8STRAIGHT TALKING December 2015
Roger Helmer’s electronic newsletter from Strasbourg
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To all my readers:
A Merry Christmas and a Happy New Year!
EU Renegotiation hits the buffers
I almost feel sorry for our Prime Minister. After all the brave words and heightened expectations, he finally sets out his demands for his renegotiation. And they prove to be a damp squib. He has laboured mightily, and brought forth a mouse.
But then, to complete his humiliation, and despite his poverty of ambition, and the trivial nature of his requests, he is told by the powers that be in the EU — by Juncker, and Tusk, and especially by Angela Merkel — that his requests are unacceptable. Really the only substantive request (the others are fundamentally cosmetic) is for a restriction on migrants’ welfare benefits.
The objective is to limit immigration, but the measure requested is totally inadequate. We must control our borders. We ourselves must decide who enters our country and who does not. A nation is practically defined as a territory that controls its borders. Fiddling with welfare benefits is not enough. But Cameron can’t have it anyway.
In desperation he has floated the idea (and horrified the Brussels establishment) by suggesting that if he gets nothing, he may have to campaign to leave the EU. One Brussels diplomat likened his behaviour to that of Violet Elizabeth Bott in the “Just William” stories — “I’ll scweam and scweam till I’m sick — I can, you know!”.
My first thought was that this was just a negotiating ploy. But really, if (as now seems likely) Cameron comes back with nothing — not even waving a piece of paper saying “Peace in our Time”, or “Game, set and match” — where can he go to hide? He can hardly say “My renegotiation came to nothing, but I still want you to vote to stay in an unreformed EU”. Maybe he would do the only decent and honourable thing, and recommend an OUT vote. But don’t hold your breath.
The Oldham by-election
Let’s be honest: the Oldham result was a disappointment. I don’t think we had seriously expected to win the seat, but many of us thought we would come close, and would dramatically cut the Labour majority. We had an excellent candidate in John Bickley, who deserved a better outcome, and we ran what many in the party regard as perhaps our most professional by election campaign to date.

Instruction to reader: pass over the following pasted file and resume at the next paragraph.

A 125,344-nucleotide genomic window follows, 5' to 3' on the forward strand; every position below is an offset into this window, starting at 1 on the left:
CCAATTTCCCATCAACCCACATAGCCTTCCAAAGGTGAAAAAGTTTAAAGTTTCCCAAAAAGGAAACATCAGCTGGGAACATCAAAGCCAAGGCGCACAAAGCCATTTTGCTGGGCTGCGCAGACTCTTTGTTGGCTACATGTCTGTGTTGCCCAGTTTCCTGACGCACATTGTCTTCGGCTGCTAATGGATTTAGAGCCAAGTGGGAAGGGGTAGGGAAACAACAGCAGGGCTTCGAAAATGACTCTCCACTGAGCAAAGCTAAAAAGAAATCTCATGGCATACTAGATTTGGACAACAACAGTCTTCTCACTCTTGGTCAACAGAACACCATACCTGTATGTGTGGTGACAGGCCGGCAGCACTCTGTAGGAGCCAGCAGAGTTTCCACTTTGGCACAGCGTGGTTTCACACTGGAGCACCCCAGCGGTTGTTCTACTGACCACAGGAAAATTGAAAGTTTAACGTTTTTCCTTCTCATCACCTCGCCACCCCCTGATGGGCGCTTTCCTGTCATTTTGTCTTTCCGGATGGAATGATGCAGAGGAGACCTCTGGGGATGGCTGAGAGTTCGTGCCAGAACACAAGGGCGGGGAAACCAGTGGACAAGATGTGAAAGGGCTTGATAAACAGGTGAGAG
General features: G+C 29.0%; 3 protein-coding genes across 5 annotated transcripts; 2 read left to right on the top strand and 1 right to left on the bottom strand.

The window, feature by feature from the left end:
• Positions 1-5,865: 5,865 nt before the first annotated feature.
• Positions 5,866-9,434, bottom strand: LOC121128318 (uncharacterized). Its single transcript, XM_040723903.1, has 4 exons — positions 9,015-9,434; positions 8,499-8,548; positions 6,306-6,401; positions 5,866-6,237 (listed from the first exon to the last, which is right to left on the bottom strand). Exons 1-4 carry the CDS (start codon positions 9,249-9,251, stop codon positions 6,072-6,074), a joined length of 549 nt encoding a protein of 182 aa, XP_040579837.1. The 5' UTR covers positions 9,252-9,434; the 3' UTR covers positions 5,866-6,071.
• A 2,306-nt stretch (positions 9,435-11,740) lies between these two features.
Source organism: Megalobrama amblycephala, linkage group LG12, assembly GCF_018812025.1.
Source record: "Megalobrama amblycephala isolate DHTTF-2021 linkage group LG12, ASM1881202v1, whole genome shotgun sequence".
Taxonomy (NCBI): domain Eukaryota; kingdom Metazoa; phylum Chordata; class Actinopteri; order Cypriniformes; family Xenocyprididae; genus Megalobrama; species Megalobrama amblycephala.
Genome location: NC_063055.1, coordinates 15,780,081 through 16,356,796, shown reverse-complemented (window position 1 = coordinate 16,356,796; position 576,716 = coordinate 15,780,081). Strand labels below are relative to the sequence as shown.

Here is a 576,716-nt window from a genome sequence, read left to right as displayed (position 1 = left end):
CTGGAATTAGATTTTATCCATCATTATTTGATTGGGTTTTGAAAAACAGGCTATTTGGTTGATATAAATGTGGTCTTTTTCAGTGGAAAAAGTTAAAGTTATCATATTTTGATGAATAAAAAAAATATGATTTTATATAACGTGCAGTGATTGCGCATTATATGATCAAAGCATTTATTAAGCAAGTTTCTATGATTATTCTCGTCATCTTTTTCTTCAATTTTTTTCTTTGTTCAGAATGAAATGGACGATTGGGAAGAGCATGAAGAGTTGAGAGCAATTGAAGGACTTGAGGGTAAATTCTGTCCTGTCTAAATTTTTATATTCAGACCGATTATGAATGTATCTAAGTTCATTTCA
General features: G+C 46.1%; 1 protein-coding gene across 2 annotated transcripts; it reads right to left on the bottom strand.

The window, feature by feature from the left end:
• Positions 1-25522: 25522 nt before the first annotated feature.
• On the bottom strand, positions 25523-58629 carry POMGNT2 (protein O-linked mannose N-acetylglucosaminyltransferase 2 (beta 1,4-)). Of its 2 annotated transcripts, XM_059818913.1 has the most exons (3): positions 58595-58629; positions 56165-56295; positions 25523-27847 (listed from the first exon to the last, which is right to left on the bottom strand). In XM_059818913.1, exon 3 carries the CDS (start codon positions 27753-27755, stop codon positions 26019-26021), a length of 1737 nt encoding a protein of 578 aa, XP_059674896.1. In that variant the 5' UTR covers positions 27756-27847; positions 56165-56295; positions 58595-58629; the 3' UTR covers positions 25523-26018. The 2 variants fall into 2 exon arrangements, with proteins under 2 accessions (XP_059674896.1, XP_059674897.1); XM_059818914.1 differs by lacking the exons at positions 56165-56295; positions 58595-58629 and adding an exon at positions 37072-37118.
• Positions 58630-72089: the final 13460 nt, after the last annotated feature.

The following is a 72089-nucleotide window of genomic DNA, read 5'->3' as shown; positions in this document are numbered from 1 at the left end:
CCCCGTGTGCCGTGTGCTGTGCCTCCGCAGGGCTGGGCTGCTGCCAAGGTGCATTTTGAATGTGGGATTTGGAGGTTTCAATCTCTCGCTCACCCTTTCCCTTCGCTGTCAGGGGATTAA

I think all of our MEPs went to Oldham to help in the campaign, and most contributed to the funding.
At the same time, Labour moderates were talking up the risk Labour faced, in a clear attempt to destabilise Jeremy Corbyn. One speculated on a three-figure Labour majority. This ploy back-fired. By lowering Labour expectations, they made the actual outcome look like an endorsements of Corbyn by the electorate.
So what happened? There have been many questions about the postal votes in the constituency. Tellers reported box after box filled almost exclusively with Labour votes. I understand that Labour on the day scarcely bothered with tellers at polling stations — I suspect they were confident they had a strong enough lead in postal votes before the polls even opened.
Where does that leave the parties? Labour delighted in the short run, but with Corbyn seemingly endorsed, piling up problems for voting in May. UKIP with more realistic expectations in such very hard-core Labour seats. The Tories quietly pleased that Jeremy Corbyn (whom they regard as their ace-in-the-hole) looks like surviving a little longer. Oh, and the Lib-Dems and the Greens crying into their beer and lamenting their lost deposits.
There’s something very satisfying about the Greens losing their deposit in the middle of the Paris COP21 climate conference.
Introducing the ADDE
Here in Strasbourg and Brussels, we’ve formed an alliance of like-minded parties from across the EU (including some member-states not yet represented in our EFDD Group). I stress that this is simply an alliance of parties, not a pan-European party. We as UKIP want no part in creating new EU institutions, and we wouldn’t dream of sailing under any kind of pan-European party flag.